The exhaust system on your car is probably the last thing on your mind, unless there is a loud rumbling sound from the rear of the car or something is dragging while you drive. The manufacturers, on the other hand, spend a lot of time and money putting those pieces of tubing beneath your car.
Deceptively simple, there are few parts to a complete system including manifolds, catalytic converter, muffler (that round exhaust thing usually located underneath the car at the rear), pipes, and hangers. In spite of this if it is not designed right or has a problem, your car drives like a brick and you’ll be spending a lot of time at the pump.
Modern exhaust systems need to do four things, that is, removing the exhaust gases from the engine as efficiently as possible, reduce the noise of the exhaust to tolerable levels, reduce harmful emissions in the gases, and direct the poisonous gases away from the passenger compartment.
Any series of pipes can direct the exhaust away from the passenger compartment, so this is the simple part. Getting those gases out efficiently is a challenge.
To create mechanical energy, the engine needs lots of air and fuel in the cylinders, but unless the exhaust gases are removed, the airfuel mixture cannot get in. Most manufacturers use cast iron exhaust manifolds bolted to the engine to direct the exhaust gases out.
Some cars are using steel tube type manifolds to allow the exhaust gases to flow easier however they do have some drawbacks. Cast iron manifolds are easier to manufacture than steel tube ones, and their durability is very high.
Anyone who has driven long distances on the highway with steel tube manifolds can appreciate their quietness. That is if you care to notice. One last aantage of cast iron manifolds is their ability to hold heat.
Catalytic converters need to be hot before they start working to reduce emissions, so they are placed close to the engine so the exhaust gases can warm them up (somewhere in the range of about 316 degrees C). Cast iron manifolds keep the exhaust gases hot until they reach the catalytic converter, so the converter starts working quicker.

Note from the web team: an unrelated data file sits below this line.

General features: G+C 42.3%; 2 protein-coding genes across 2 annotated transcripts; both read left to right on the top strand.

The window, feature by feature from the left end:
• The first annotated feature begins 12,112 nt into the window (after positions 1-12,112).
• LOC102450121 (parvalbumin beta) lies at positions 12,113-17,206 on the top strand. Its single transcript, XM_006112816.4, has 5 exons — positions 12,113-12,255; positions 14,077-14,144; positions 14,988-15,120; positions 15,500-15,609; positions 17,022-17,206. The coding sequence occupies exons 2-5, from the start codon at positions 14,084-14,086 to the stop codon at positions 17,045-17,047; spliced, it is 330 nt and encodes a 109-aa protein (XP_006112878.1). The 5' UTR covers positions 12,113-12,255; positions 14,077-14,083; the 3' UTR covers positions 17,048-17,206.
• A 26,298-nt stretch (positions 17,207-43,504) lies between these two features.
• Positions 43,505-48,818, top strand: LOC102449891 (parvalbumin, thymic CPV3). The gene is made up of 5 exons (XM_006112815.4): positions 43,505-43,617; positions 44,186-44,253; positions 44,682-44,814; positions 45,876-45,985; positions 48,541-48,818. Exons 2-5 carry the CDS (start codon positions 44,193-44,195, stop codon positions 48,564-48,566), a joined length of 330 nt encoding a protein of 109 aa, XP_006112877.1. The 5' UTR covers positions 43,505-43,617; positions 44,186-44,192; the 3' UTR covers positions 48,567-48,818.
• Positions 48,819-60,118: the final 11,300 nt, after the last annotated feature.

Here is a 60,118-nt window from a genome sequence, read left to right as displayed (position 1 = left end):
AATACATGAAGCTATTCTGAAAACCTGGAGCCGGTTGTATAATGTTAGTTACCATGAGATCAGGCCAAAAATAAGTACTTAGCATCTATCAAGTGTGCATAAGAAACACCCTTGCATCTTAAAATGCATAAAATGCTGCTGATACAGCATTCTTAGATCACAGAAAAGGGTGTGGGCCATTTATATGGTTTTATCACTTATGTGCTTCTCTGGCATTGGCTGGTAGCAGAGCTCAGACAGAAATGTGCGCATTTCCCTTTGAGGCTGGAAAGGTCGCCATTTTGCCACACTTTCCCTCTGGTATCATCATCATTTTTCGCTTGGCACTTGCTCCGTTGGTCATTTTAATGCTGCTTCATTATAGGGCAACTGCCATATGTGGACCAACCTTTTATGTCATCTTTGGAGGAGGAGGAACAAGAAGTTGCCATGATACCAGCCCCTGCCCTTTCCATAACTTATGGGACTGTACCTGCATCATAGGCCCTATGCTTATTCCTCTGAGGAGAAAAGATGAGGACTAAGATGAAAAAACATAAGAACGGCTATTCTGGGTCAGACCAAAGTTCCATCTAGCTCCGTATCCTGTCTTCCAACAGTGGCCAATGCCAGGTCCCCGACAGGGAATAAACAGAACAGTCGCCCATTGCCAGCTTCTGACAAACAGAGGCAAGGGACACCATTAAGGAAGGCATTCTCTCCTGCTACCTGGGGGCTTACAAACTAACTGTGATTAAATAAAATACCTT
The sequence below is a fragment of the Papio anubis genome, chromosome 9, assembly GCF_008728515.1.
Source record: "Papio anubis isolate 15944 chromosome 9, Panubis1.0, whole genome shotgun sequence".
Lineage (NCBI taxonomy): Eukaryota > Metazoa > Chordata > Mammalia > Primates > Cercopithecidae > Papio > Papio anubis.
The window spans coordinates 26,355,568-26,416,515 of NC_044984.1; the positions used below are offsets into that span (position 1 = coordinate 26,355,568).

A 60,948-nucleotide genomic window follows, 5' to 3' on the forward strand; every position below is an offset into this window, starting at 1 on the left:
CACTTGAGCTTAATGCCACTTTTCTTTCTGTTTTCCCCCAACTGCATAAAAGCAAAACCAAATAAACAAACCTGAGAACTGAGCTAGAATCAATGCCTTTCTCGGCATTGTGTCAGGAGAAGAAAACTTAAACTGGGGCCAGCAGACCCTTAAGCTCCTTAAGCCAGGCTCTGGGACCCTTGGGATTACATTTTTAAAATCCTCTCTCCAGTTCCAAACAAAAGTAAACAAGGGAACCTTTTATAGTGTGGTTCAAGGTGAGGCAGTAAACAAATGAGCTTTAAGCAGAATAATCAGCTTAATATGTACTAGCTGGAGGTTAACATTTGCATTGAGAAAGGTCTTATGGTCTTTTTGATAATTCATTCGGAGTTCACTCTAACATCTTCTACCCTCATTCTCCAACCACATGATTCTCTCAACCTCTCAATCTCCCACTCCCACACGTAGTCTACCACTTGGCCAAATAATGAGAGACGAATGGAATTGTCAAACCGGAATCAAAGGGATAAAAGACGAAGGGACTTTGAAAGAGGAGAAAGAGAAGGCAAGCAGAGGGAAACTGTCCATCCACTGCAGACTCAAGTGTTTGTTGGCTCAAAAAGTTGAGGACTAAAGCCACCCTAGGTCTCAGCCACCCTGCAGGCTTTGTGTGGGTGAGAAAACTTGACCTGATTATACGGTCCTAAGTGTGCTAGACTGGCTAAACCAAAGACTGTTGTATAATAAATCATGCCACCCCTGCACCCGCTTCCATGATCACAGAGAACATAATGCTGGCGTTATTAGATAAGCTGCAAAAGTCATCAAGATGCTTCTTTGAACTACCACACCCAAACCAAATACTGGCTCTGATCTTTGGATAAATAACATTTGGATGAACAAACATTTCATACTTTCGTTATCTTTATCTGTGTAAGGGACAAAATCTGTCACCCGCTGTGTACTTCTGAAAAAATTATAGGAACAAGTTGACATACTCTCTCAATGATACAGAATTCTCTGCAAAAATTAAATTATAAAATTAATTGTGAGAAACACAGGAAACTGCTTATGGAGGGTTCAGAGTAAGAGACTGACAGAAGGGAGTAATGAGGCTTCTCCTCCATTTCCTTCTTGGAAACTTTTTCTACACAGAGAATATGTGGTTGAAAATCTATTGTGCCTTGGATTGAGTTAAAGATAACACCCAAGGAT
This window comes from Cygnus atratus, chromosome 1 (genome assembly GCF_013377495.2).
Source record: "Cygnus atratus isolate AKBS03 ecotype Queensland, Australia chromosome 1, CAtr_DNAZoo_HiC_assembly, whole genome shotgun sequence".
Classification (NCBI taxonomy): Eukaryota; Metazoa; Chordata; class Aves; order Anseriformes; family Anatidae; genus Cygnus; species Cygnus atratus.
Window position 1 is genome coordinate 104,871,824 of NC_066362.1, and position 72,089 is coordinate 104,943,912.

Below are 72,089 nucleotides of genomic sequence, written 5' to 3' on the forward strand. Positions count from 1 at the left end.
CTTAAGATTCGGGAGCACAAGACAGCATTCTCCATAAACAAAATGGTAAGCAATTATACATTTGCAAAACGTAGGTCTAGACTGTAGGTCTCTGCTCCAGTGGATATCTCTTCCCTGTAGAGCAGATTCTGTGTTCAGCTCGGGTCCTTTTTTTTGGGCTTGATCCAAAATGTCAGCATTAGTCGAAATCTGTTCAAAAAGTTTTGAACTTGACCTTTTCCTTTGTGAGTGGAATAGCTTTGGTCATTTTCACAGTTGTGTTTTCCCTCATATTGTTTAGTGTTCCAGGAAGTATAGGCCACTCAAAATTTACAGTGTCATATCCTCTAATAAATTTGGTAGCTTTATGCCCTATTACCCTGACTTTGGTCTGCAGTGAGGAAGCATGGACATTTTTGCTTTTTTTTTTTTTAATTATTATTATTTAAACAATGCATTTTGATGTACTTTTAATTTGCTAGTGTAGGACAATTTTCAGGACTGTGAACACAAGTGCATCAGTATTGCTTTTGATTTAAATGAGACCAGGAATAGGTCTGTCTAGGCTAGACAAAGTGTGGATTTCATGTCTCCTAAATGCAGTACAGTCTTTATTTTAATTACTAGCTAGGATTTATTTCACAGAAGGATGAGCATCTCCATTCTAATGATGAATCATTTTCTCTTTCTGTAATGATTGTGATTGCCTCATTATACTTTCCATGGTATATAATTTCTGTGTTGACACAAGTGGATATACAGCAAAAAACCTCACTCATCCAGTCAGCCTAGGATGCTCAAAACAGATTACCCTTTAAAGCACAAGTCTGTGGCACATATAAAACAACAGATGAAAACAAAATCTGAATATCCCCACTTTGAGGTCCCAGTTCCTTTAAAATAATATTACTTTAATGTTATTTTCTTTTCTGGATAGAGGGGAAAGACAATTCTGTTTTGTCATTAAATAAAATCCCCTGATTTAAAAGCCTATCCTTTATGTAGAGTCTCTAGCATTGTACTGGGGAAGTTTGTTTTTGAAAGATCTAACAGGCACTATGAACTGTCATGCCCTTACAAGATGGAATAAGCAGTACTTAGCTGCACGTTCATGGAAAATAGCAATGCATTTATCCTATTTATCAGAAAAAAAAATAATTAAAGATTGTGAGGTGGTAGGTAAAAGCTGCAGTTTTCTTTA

Converters have gone through several design improvements over the years. Honeycomb ceramic cores are coated with rare metals (platinum, palladium, and rhodium) to cause chemical reactions as the exhaust gases pass over them.
Today’s converters have more but smaller holes for the gases to pass through. Reactions occur faster and there is less restriction in the exhaust system.
The engine generates a lot of pulsating noise as its exhaust valves open up to release highly pressurised gas. These thousands of little sound bursts per minute travel quickly down the exhaust system and the noise bounces around to add up into a loud and potentially annoying sound.
The key, then, is to find a way to minimise this sound level before it exits the exhaust system. Enter the muffler. Some cars sound powerful others sound serene, so mufflers are designed for the image of the car.
There are many different types of mufflers out there, each suited to different performance and sound tastes.
Improving exhaust flow and performance is accomplished by designing a system with few corners in the pipes, less restrictive mufflers, and smooth transitions throughout the complete system.
So, there is much more to exhaust systems than meets the eye, just so you know. The faster your engine can get rid of exhaust gases, the faster it can take in air and generate more power. Therefore, efficient exhaust flow is essential to power output.
SOURCE: Daily Monitor